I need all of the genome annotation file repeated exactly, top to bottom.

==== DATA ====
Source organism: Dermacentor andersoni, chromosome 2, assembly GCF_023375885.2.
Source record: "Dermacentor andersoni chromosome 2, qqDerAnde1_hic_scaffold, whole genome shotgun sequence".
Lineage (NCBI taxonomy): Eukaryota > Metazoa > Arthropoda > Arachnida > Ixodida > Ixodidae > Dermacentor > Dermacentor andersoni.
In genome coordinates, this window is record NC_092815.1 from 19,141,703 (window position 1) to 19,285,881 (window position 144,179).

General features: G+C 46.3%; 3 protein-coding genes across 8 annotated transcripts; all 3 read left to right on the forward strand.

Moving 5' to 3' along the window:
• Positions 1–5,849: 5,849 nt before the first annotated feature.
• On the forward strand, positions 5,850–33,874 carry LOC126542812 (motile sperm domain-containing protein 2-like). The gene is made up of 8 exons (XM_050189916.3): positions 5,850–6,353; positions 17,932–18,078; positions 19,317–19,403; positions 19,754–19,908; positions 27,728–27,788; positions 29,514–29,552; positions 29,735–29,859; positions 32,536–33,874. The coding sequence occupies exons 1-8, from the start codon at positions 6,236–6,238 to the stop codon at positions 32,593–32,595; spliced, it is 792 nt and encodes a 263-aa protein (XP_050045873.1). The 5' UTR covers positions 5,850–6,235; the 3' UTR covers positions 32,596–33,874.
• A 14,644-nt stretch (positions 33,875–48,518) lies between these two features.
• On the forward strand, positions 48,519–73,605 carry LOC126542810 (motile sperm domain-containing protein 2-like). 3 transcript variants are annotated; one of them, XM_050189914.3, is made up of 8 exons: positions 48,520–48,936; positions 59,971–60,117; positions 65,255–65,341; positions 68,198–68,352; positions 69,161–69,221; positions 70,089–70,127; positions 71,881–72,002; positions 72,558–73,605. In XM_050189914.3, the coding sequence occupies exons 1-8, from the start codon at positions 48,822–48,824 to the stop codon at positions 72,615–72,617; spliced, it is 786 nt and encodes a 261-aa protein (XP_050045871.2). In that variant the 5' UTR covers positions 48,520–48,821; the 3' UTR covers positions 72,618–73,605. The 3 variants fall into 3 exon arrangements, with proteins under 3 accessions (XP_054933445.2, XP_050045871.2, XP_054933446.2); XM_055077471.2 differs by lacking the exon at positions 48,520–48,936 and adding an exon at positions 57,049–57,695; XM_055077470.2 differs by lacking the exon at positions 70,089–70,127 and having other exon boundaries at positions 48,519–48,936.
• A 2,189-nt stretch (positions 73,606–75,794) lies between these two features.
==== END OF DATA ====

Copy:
Source organism: Dermacentor andersoni, chromosome 2, assembly GCF_023375885.2.
Source record: "Dermacentor andersoni chromosome 2, qqDerAnde1_hic_scaffold, whole genome shotgun sequence".
Lineage (NCBI taxonomy): Eukaryota > Metazoa > Arthropoda > Arachnida > Ixodida > Ixodidae > Dermacentor > Dermacentor andersoni.
In genome coordinates, this window is record NC_092815.1 from 19,141,703 (window position 1) to 19,285,881 (window position 144,179).

General features: G+C 46.3%; 3 protein-coding genes across 8 annotated transcripts; all 3 read left to right on the forward strand.

Moving 5' to 3' along the window:
• Positions 1–5,849: 5,849 nt before the first annotated feature.
• On the forward strand, positions 5,850–33,874 carry LOC126542812 (motile sperm domain-containing protein 2-like). The gene is made up of 8 exons (XM_050189916.3): positions 5,850–6,353; positions 17,932–18,078; positions 19,317–19,403; positions 19,754–19,908; positions 27,728–27,788; positions 29,514–29,552; positions 29,735–29,859; positions 32,536–33,874. The coding sequence occupies exons 1-8, from the start codon at positions 6,236–6,238 to the stop codon at positions 32,593–32,595; spliced, it is 792 nt and encodes a 263-aa protein (XP_050045873.1). The 5' UTR covers positions 5,850–6,235; the 3' UTR covers positions 32,596–33,874.
• A 14,644-nt stretch (positions 33,875–48,518) lies between these two features.
• On the forward strand, positions 48,519–73,605 carry LOC126542810 (motile sperm domain-containing protein 2-like). 3 transcript variants are annotated; one of them, XM_050189914.3, is made up of 8 exons: positions 48,520–48,936; positions 59,971–60,117; positions 65,255–65,341; positions 68,198–68,352; positions 69,161–69,221; positions 70,089–70,127; positions 71,881–72,002; positions 72,558–73,605. In XM_050189914.3, the coding sequence occupies exons 1-8, from the start codon at positions 48,822–48,824 to the stop codon at positions 72,615–72,617; spliced, it is 786 nt and encodes a 261-aa protein (XP_050045871.2). In that variant the 5' UTR covers positions 48,520–48,821; the 3' UTR covers positions 72,618–73,605. The 3 variants fall into 3 exon arrangements, with proteins under 3 accessions (XP_054933445.2, XP_050045871.2, XP_054933446.2); XM_055077471.2 differs by lacking the exon at positions 48,520–48,936 and adding an exon at positions 57,049–57,695; XM_055077470.2 differs by lacking the exon at positions 70,089–70,127 and having other exon boundaries at positions 48,519–48,936.
• A 2,189-nt stretch (positions 73,606–75,794) lies between these two features.